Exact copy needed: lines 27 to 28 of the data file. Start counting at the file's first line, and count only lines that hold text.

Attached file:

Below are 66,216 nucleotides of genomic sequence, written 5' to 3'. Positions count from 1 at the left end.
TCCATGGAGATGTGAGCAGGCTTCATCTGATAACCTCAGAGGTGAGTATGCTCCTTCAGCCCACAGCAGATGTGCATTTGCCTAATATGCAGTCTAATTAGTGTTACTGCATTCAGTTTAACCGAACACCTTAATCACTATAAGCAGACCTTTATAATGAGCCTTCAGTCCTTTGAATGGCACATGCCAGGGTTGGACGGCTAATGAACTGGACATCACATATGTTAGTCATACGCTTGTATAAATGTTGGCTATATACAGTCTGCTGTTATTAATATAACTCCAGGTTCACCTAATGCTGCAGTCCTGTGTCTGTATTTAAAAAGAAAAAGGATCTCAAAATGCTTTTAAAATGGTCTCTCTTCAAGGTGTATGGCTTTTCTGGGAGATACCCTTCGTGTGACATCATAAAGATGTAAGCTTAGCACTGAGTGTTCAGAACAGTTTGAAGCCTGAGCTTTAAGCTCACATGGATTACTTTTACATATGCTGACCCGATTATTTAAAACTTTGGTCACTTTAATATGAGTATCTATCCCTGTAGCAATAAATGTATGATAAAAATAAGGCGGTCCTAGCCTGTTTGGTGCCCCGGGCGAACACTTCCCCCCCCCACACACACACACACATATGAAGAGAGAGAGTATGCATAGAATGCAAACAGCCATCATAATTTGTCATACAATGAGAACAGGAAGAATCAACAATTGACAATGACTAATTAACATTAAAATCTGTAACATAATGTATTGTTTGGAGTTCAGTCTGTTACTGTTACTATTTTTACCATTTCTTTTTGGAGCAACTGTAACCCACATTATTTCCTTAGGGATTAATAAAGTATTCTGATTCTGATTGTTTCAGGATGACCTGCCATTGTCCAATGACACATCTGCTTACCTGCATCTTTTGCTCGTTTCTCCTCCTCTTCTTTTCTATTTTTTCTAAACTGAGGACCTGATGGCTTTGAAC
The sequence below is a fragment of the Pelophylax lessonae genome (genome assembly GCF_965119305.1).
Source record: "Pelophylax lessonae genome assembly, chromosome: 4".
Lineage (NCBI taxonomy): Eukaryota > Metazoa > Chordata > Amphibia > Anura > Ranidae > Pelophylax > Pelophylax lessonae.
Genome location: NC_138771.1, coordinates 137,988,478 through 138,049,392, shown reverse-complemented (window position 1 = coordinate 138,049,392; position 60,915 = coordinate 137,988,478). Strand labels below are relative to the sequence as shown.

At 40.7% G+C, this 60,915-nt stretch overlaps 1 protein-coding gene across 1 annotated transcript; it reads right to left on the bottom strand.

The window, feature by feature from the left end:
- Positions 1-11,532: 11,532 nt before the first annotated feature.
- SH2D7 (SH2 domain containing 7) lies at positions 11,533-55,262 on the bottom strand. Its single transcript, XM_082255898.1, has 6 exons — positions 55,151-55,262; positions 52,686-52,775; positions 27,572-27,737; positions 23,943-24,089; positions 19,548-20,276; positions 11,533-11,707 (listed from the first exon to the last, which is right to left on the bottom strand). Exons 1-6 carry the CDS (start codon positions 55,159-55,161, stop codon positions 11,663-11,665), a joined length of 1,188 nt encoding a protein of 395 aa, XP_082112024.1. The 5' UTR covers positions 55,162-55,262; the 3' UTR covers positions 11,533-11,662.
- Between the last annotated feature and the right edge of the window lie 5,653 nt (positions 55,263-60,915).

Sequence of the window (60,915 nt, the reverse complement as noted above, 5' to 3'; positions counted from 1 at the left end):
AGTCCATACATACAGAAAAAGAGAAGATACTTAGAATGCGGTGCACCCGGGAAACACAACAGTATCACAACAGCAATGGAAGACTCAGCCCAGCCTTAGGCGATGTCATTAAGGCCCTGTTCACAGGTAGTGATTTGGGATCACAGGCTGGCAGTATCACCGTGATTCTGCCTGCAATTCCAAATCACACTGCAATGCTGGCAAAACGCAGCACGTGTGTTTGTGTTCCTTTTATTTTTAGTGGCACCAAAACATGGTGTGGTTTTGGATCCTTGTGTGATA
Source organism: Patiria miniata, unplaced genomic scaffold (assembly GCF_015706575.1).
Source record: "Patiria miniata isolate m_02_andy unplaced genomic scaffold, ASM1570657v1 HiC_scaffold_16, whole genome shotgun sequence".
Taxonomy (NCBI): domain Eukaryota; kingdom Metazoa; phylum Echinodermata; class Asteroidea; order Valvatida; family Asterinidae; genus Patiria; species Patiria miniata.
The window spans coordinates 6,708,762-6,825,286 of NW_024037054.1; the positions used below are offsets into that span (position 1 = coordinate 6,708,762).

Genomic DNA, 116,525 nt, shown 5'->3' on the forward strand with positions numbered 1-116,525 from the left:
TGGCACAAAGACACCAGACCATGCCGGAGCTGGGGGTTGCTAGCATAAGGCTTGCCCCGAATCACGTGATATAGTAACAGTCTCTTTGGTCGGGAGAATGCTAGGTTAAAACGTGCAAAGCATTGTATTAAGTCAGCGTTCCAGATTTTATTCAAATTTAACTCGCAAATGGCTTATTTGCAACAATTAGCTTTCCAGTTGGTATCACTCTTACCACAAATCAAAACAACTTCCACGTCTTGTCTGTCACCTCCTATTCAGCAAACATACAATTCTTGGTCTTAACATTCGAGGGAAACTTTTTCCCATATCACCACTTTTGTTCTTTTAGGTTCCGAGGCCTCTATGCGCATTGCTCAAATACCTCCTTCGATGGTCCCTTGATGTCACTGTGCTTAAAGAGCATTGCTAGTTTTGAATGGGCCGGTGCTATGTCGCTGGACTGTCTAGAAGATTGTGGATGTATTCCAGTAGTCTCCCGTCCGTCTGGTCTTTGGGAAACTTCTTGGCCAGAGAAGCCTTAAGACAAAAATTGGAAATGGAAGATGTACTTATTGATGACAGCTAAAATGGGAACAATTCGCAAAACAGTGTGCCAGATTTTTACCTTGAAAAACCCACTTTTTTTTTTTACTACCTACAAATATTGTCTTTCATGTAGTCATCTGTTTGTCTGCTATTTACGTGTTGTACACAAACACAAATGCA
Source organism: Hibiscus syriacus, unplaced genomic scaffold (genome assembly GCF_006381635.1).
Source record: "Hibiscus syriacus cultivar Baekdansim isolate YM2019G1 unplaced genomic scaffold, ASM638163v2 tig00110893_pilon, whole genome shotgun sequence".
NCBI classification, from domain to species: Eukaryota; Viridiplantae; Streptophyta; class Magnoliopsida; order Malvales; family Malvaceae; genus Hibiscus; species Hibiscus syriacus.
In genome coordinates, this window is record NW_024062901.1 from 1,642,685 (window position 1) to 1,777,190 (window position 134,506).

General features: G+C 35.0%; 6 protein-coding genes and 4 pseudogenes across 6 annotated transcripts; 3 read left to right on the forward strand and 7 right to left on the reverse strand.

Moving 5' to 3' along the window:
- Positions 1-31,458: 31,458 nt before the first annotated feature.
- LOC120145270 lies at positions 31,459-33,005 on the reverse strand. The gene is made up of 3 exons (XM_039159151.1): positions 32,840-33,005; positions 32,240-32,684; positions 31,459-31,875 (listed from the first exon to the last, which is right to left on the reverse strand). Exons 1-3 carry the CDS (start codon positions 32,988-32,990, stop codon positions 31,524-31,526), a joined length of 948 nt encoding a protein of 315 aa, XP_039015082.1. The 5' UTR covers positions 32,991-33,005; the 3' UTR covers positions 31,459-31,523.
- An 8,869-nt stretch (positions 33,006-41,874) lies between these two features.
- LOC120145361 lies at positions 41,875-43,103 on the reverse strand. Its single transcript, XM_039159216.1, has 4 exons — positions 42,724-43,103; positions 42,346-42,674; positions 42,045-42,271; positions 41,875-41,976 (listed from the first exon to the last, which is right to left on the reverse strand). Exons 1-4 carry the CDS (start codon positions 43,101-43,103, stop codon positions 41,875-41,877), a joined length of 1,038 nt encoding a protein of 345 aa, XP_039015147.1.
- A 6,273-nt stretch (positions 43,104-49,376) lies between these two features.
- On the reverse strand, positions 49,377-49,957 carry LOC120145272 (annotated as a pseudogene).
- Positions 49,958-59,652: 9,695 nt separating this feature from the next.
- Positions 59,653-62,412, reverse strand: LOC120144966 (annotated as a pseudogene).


- LOC120145270 lies at positions 31,459-33,005 on the reverse strand. The gene is made up of 3 exons (XM_039159151.1): positions 32,840-33,005; positions 32,240-32,684; positions 31,459-31,875 (listed from the first exon to the last, which is right to left on the reverse strand). Exons 1-3 carry the CDS (start codon positions 32,988-32,990, stop codon positions 31,524-31,526), a joined length of 948 nt encoding a protein of 315 aa, XP_039015082.1. The 5' UTR covers positions 32,991-33,005; the 3' UTR covers positions 31,459-31,523.
- An 8,869-nt stretch (positions 33,006-41,874) lies between these two features.